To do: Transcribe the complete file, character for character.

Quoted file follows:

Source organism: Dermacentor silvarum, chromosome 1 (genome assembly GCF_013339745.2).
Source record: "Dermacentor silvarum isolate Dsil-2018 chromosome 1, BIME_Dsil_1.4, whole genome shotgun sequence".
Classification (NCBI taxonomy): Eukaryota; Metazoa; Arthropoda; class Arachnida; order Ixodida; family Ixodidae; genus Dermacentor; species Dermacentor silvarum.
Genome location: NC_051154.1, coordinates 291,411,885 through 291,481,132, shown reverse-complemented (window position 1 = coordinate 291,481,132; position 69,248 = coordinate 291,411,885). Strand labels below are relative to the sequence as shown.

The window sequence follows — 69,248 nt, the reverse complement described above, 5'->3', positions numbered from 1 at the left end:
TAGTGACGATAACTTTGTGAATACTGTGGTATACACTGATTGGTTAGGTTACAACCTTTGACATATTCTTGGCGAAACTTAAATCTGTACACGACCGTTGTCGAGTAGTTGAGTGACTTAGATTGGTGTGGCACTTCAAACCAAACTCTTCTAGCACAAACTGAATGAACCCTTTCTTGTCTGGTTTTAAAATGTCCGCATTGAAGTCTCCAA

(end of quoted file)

Source organism: Dermacentor silvarum, chromosome 1 (genome assembly GCF_013339745.2).
Source record: "Dermacentor silvarum isolate Dsil-2018 chromosome 1, BIME_Dsil_1.4, whole genome shotgun sequence".
Classification (NCBI taxonomy): Eukaryota; Metazoa; Arthropoda; class Arachnida; order Ixodida; family Ixodidae; genus Dermacentor; species Dermacentor silvarum.
Genome location: NC_051154.1, coordinates 291,411,885 through 291,481,132, shown reverse-complemented (window position 1 = coordinate 291,481,132; position 69,248 = coordinate 291,411,885). Strand labels below are relative to the sequence as shown.

The window sequence follows — 69,248 nt, the reverse complement described above, 5'->3', positions numbered from 1 at the left end:
TAGTGACGATAACTTTGTGAATACTGTGGTATACACTGATTGGTTAGGTTACAACCTTTGACATATTCTTGGCGAAACTTAAATCTGTACACGACCGTTGTCGAGTAGTTGAGTGACTTAGATTGGTGTGGCACTTCAAACCAAACTCTTCTAGCACAAACTGAATGAACCCTTTCTTGTCTGGTTTTAAAATGTCCGCATTGAAGTCTCCAA